Mike Puma of the New York Post says the Mets still would like to retain Hairston, but the raise and probability he will command a multi-year deal makes his return unlikely.
Sandy Alderson said in July he decided not to trade Hairston at the trade deadline because he had more value to the Mets on the team than he did for the quality of prospects he could have acquired in return.
Hairston was then placed on trade waivers in August, and while he was claimed, the Mets did not make a deal.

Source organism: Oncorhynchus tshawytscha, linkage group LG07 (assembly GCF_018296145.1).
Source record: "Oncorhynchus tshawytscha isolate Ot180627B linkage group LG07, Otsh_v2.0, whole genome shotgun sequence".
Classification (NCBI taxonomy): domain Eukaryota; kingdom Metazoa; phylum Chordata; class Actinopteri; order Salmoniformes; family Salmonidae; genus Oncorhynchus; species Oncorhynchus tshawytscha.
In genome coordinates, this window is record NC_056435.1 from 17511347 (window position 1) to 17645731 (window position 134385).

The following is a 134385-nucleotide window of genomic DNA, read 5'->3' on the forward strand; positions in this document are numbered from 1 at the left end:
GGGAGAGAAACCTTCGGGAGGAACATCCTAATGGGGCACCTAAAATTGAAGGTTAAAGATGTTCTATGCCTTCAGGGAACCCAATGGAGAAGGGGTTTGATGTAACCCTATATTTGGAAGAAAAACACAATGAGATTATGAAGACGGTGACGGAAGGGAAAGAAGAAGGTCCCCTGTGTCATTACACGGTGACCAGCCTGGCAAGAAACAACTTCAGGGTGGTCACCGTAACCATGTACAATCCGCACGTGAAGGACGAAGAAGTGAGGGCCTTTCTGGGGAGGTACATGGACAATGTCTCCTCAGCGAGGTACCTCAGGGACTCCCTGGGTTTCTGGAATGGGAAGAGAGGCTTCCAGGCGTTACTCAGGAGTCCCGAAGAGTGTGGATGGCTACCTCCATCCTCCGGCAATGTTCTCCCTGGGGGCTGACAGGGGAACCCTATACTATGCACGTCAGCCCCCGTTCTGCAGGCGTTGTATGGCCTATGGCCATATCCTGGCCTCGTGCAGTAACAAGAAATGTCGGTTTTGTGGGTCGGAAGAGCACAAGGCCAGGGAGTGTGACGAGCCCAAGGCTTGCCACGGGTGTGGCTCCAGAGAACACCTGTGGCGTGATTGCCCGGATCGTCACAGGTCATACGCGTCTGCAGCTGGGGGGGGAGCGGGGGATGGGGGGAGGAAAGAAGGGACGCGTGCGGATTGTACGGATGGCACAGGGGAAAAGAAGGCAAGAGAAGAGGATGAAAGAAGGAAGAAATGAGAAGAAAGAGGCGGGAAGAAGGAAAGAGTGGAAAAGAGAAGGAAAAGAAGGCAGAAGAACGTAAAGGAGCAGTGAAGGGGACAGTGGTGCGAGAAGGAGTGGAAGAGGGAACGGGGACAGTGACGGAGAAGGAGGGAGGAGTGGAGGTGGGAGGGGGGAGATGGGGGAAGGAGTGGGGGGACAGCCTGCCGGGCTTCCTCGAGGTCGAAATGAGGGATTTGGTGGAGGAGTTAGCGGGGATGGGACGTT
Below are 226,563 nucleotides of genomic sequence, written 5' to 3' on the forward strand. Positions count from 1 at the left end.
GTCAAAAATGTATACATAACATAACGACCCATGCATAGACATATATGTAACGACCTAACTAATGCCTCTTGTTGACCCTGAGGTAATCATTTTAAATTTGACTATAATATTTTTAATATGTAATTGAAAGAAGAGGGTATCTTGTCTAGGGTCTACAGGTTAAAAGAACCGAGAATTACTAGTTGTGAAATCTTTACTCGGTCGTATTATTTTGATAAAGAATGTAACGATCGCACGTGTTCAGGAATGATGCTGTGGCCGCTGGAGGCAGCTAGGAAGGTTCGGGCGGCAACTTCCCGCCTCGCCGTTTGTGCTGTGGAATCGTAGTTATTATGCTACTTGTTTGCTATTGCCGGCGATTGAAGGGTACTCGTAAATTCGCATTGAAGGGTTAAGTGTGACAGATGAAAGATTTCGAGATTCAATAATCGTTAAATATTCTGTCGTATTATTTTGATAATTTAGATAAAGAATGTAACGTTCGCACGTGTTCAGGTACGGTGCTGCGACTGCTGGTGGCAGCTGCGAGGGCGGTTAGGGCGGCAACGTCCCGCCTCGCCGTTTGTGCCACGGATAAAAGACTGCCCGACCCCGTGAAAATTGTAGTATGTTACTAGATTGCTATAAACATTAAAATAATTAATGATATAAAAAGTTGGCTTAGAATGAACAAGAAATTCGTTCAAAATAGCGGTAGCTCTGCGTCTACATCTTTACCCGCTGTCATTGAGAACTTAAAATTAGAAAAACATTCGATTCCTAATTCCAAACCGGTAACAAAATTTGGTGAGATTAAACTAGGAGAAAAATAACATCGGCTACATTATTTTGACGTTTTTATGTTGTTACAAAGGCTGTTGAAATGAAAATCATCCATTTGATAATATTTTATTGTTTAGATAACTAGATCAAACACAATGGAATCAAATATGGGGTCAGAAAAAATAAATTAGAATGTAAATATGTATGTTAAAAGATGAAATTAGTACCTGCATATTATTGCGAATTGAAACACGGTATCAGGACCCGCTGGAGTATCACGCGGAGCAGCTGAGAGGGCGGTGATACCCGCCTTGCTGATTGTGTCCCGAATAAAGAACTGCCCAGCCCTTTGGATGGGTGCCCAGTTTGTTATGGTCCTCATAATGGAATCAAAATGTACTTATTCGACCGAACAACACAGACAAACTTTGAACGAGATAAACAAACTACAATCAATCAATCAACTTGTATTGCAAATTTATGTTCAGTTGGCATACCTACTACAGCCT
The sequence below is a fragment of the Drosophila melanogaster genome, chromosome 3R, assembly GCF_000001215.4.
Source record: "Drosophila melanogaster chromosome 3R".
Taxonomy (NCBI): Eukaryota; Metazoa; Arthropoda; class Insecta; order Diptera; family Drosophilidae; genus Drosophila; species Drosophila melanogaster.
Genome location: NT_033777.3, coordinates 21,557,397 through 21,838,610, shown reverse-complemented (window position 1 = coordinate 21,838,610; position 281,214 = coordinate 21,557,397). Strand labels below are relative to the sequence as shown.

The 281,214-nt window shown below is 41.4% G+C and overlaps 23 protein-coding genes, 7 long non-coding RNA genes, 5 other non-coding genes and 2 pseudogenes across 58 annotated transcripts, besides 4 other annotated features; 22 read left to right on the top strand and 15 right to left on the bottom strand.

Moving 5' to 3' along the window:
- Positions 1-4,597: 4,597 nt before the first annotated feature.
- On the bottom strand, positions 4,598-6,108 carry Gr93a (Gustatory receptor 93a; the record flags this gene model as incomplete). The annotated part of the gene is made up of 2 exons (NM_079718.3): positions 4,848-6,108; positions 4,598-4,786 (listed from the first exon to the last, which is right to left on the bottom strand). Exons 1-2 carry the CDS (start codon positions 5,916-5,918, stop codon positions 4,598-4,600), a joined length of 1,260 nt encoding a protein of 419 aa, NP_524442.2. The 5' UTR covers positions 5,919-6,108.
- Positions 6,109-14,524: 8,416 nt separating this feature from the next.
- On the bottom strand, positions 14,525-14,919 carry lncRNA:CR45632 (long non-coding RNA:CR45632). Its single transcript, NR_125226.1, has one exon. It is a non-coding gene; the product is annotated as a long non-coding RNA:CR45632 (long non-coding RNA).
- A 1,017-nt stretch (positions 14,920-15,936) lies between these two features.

When the Mets retained Hairston at the trade deadline, I was confident that was a sign the Mets intended to keep him beyond 2012. He had a career year and mashed left-handed pitching, and can probably go a long way towards fueling production in an otherwise thin outfield, even if he doesn't match the numbers he produced in 2012. However, it's hard to envision the Mets giving Hairston a raise and a multi-year deal given their current needs and how close they already are to their budget for 2013. In that sense, not trading him at the deadline or by August 31 feels like a missed opportunity with good intentions, but given Hairston was one of the few offensive weapons in the lineup, it's understandable why Alderson decided to keep him.